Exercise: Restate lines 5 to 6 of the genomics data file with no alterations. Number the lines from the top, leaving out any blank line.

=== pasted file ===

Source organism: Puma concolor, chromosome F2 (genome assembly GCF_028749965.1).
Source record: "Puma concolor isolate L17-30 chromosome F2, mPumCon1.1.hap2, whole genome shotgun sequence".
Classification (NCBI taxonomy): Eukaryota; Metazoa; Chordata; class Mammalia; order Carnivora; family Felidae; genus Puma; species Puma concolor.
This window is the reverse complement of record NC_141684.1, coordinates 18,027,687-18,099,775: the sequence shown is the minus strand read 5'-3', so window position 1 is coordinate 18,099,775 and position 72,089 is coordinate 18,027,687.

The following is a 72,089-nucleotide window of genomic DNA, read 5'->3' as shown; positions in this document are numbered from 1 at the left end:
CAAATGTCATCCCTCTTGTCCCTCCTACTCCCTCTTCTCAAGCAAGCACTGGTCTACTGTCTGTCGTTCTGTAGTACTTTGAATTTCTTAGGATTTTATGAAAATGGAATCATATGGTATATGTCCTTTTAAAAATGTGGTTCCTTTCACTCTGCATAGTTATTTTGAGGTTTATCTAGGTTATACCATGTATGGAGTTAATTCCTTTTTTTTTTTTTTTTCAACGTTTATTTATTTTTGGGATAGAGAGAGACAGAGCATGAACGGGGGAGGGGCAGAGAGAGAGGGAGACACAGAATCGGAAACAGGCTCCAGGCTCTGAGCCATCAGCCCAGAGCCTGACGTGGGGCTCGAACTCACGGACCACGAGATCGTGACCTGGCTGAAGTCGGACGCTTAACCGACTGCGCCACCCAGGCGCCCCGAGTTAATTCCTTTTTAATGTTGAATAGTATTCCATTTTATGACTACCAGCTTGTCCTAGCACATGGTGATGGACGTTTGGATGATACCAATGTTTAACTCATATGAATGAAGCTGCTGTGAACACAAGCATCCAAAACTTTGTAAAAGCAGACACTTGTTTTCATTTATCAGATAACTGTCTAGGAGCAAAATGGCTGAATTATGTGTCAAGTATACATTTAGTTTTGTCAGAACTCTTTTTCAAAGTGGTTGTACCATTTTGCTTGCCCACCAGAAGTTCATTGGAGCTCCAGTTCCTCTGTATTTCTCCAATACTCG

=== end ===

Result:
The following is a 72,089-nucleotide window of genomic DNA, read 5'->3' as shown; positions in this document are numbered from 1 at the left end:
CAAATGTCATCCCTCTTGTCCCTCCTACTCCCTCTTCTCAAGCAAGCACTGGTCTACTGTCTGTCGTTCTGTAGTACTTTGAATTTCTTAGGATTTTATGAAAATGGAATCATATGGTATATGTCCTTTTAAAAATGTGGTTCCTTTCACTCTGCATAGTTATTTTGAGGTTTATCTAGGTTATACCATGTATGGAGTTAATTCCTTTTTTTTTTTTTTTTCAACGTTTATTTATTTTTGGGATAGAGAGAGACAGAGCATGAACGGGGGAGGGGCAGAGAGAGAGGGAGACACAGAATCGGAAACAGGCTCCAGGCTCTGAGCCATCAGCCCAGAGCCTGACGTGGGGCTCGAACTCACGGACCACGAGATCGTGACCTGGCTGAAGTCGGACGCTTAACCGACTGCGCCACCCAGGCGCCCCGAGTTAATTCCTTTTTAATGTTGAATAGTATTCCATTTTATGACTACCAGCTTGTCCTAGCACATGGTGATGGACGTTTGGATGATACCAATGTTTAACTCATATGAATGAAGCTGCTGTGAACACAAGCATCCAAAACTTTGTAAAAGCAGACACTTGTTTTCATTTATCAGATAACTGTCTAGGAGCAAAATGGCTGAATTATGTGTCAAGTATACATTTAGTTTTGTCAGAACTCTTTTTCAAAGTGGTTGTACCATTTTGCTTGCCCACCAGAAGTTCATTGGAGCTCCAGTTCCTCTGTATTTCTCCAATACTCG